His was a tender society that believed in goodwill toward all people. He had been taught that "Thou Shalt Not Kill" his fellow man and it constituted a basic tenet of his very soul. How am I going to kill another human being? he worred as he sauntered in his usual loping fashion toward the farmhouse. He decided he would try to find time to talk to his favorite preacher, Harley Ward about it before he returned to camp. Perhaps the man of God could help to lift the mantle of confusion weighing so heavily on Bob's soul.
Barely glowing from the moisture-streaked window closest to the cook stove in the kitchen of the farmhouse, was a sole low light. In the thick mist, a plume of white smoke billowed delicately, charging the air with the scent of wood smoke, a scent of home, and sparks in the smoke twinkled like stardust shooting from the chimney at the top of the peaked roof. As he neared the back of the farmhouse, he took note of its slick moisture-sodden clapboards. It was a house weeping from the melting icicles along its eves, weeping like those damp and lonely trees, weeping like the boggy fields, as if in an act of complicity, they collectively wept, as if the whole of nature and his home grieved an inapprehensible and ill-omened fortune laying in wait for him, his family, his girl, his country, laying in wait like the hidden land mines he would encounter on the beaches of Southern, Italy in the not too distant future. Shuddering like a threatened animal in the few minutes that passed, he worked at shaking off his paranoia as he entered the perpetually unlocked back door that opened to the kitchen.
At the cook stove, her back to him, his mother stood in the arc of light from the kerosene lamp, her body noticeably weary as she bent to her duties of stoking her cook stove with a poker. At the sound of his footfalls that she knew so well, but dared not believe were real, and visibly shaking with fear that they would prove to be products of her imagination, she turned to him. Her empty hand flew to her mouth to stifle her cry, and tears spilled from her eyes.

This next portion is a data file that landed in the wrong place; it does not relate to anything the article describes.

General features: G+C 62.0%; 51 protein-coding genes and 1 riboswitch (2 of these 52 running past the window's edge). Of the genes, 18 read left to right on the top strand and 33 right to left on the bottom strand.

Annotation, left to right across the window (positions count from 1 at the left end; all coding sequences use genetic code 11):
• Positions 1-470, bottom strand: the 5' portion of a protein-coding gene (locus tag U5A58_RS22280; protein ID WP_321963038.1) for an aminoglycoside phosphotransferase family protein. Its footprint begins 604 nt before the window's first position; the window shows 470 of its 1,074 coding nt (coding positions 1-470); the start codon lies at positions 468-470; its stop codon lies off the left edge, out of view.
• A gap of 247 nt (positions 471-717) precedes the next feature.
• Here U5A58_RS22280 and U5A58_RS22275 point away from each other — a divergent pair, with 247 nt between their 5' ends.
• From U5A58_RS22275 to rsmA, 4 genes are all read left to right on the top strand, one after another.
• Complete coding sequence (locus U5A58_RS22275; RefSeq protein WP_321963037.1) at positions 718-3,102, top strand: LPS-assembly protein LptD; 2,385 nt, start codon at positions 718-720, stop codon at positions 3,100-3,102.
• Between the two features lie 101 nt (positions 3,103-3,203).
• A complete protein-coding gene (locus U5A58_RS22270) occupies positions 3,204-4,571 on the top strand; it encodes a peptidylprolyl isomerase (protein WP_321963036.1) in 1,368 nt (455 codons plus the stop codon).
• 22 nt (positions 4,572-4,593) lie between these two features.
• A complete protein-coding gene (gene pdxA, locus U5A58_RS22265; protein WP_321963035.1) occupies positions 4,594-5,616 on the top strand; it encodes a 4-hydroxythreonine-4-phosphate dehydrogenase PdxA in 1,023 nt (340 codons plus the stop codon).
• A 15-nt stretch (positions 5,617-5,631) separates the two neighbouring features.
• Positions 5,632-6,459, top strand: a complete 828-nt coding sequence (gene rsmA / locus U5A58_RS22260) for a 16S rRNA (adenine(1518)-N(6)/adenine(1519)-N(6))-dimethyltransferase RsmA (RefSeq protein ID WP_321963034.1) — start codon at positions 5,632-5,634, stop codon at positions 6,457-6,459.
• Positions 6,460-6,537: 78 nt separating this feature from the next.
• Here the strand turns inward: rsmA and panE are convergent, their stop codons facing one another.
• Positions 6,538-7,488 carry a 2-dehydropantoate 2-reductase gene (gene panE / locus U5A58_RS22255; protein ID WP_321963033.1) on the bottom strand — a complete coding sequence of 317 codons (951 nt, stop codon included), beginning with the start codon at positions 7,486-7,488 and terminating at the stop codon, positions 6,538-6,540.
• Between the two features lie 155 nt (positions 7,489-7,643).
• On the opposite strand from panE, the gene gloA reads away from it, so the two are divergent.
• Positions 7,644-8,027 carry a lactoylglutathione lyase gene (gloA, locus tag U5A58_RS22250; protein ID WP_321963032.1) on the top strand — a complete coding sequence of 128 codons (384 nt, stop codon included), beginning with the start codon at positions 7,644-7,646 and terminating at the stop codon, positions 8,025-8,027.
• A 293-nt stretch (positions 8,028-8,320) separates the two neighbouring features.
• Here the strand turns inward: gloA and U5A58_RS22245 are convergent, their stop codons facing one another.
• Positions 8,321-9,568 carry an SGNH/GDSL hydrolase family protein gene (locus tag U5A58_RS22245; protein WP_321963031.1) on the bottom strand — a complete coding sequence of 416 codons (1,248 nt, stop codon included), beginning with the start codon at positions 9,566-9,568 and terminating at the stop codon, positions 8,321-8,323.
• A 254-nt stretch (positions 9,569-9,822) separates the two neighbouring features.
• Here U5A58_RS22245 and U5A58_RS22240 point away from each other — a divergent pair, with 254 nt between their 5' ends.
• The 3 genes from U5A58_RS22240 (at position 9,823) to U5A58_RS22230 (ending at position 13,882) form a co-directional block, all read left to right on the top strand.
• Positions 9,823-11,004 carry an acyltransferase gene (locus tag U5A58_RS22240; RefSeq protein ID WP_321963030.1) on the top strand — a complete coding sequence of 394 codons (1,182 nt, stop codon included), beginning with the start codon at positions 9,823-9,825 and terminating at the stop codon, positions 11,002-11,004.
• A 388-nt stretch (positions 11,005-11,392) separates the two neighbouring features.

The changes in his mother in just a few weeks took his breath away. It was as if the changes in him were reflected in her, as if by some means of osmosis beyond the natural connection between parent and child, his experiences and fears and bewilderments also were hers, only exaggerated and accelerated. She seemed already to have endured what he was facing; she seemed to have passed through, and had been permanently altered by, the ravages of war: the superhuman demands on one's body and heart and mind and conscience; the depleted stores of psychological reserves; the lifetime of recurring night terrors. In her rote movements as she had bent to stoke her stove, in her turning to him, and in her covering of her quivering mouth, a rigid choking anxiety afflicted her.
He lowered his duffel bag to the linoleum-clad floor while concurrently she dropped her poker with a crash. That emptying of their hands was the prelude to the opening of their arms. As she swayed weakly in his embrace, Bob's dilemma was erased from his mind. In that moment, his conscience split into two expedient parts, and in a reversal of roles, he became her personal protector. He knew then that to keep him mother safe, he would kill their enemies, and without hesitation, if not with relish, at least with the automatic precision of the professional soldier he was learning to be, and as grievous as they might be, he would live with whatever consequences his choice quickened in him.